Why Makeup Artists Always Apply Foundation Before Concealer

If you've ever wondered whether it's better to apply foundation or concealer first, you're far from alone. Many a makeup lover (and plenty of our beauty editors, as well) have debated the aforementioned complexion question. Sometimes, you simply have to go straight to the pros for the answer — after all, they're the ones who practice this art form every day and therefore know exactly which techniques, tips, and tricks are most effective with regard to the results.

In an effort to settle the enigma once and for all, Allure tapped six professional makeup artists for their opinions. With a near-unanimous verdict, one technique emerged as the winner, though one pro strayed from the pack (and offered a solid argument to support his answer, of course). So, should you be applying your concealer before your foundation, or foundation prior to concealer? Sort through the justification for each of these two stances to determine the best for you.

Team Concealer

First up: the lesser-used method. Makeup artist Allan Avendaño is the one pro who makes a partial case for using concealer first, though he stipulates that this technique is not necessarily better so much as everything is based on the individual. "There’s really no right answer," he exclaims. And that's totally fair — after all, makeup is an art and therefore involves experimentation and customization to one's own preferences.

The Case for Applying Concealer Before Foundation:

"I use concealer on a case-to-case basis," he explains. "When someone has really dark circles or looks fatigued, I go in with a color-correcting concealer first, then use a foundation to even everything out, and then use another light layer of concealer if it still needs covering."

On the flipside, when Avendaño is covering up blemishes on the skin, he agrees with the other experts, preferring to apply foundation first. "What happens if you apply concealer first is that it will more than likely either start creasing or the pimple will peek through it," he says. "By applying it last, you can get more time with the product and also apply powder to set everything in place." And on that note, we can further examine the more popular approach.

Team Foundation

Nearly every expert fervently voted for applying your foundation first, then layering concealer over top. (In fact, just one of the makeup artists advocates for using concealer first — and even then, he stipulates that his technique is circumstantial and depends on a person's complexion needs.) Why are so many makeup artists opting for this method? These pros backed up their position with plenty of excellent reasons.

The Case for Applying Foundation First:

"I have always found that it makes far more sense to apply concealer after foundation," says Robin Black, makeup artist and Beauty Is Boring founder. Here reasoning is right on the mark: "Foundation is meant to even out your skin tone and reduce the appearance of blemishes, discoloration, and excess redness, so until you've applied your foundation, it’s hard to judge how much concealer you actually need to use."

Black also points out that the act of blending foundation over concealer often results in moving the concealer off of the area you originally intended to apply your coverage to, adding that this rings true regardless of which application tool you use.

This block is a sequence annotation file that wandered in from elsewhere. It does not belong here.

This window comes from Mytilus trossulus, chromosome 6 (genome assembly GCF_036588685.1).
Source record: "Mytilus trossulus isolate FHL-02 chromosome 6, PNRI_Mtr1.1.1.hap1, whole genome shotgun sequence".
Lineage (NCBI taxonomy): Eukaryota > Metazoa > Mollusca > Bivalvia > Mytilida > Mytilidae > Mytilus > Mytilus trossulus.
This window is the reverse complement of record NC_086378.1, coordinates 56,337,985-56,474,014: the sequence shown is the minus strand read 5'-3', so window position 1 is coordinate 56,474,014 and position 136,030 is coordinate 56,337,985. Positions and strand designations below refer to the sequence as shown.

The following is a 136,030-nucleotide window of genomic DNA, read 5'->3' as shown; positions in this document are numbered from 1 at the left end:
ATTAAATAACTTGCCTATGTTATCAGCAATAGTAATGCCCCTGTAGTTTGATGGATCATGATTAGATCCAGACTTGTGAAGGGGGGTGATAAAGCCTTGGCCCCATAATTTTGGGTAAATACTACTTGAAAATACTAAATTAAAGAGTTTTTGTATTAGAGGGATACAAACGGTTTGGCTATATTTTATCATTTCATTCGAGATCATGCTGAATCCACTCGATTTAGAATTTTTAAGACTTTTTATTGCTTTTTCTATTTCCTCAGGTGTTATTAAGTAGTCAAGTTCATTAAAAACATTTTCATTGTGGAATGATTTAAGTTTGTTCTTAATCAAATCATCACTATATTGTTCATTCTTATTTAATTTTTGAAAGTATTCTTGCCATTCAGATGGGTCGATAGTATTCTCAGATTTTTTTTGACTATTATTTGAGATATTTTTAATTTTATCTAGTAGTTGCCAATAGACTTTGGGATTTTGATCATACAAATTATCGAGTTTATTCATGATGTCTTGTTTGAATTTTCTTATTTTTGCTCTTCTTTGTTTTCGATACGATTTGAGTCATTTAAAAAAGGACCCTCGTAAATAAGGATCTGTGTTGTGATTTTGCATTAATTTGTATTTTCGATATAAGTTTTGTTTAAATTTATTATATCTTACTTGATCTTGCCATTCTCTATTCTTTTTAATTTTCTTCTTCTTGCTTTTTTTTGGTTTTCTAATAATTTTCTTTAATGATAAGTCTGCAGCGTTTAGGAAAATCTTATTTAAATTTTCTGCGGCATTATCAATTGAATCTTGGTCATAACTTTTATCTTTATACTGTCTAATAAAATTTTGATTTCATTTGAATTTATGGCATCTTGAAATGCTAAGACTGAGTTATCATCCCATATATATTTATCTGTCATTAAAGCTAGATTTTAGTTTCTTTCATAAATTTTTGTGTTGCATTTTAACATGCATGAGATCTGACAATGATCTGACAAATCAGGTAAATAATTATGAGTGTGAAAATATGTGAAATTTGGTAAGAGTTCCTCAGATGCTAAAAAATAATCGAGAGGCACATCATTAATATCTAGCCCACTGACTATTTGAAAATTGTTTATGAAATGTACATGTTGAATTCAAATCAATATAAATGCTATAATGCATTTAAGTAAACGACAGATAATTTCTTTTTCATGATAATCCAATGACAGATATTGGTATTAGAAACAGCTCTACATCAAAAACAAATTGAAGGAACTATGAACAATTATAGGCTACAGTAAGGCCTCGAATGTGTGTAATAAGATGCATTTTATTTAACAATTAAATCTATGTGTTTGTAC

Makeup artists Katey Denno, Gloria Noto, Fiona Stiles, and Rachel Estabrook are all riding the same wave as Black.

"Using concealer first is a waste of product and creating more work for you, as then you just have to go over the area again," explains Stiles. "Concealer is meant to conceal, while foundation is meant to be the base, or foundation, of your look — similar to how when you build a house the very first step in creating it is building the foundation." Additionally, she notes that if you're using the right foundation formula for your skin's needs, it should ideally do most of the concealing for you.

Denno says she always likes to start by applying a light layer of foundation, beginning in the center of the face and blending outwards, then following up with concealer only where needed. "The foundation and concealer shades should be a perfect match with your skin tone and similar in texture to one another," she advises. "That way, everything blends together seamlessly."

Concealer is meant to conceal, while foundation is meant to be the base
— or 'foundation' — of your look.

Noto also stresses the importance of going easy with foundation or tinted moisturizer before applying concealer on any blemishes, as she says this is what gives the most natural-looking coverage. "I love skin to shine through, so I try not to let it look like there is too much makeup on."

Even if you're someone who prefers a full-coverage finish, Estabrook says using foundation first is the way to go. "I would personally create a clean canvas with foundation and then spot conceal any areas that need more attention," she explains.

The Verdict

While there's nothing wrong with using concealer first, the majority of these makeup artists would advise applying a light layer of foundation beforehand to even out the complexion and reduce the appearance of blemishes. This allows you to see what areas still need to be addressed, and which ones you can leave alone. Generally, concealer is thicker in consistency than foundation, so if you want your makeup to look as natural as possible, it's probably in your best interest to listen to the experts and only use it where you think it's needed.

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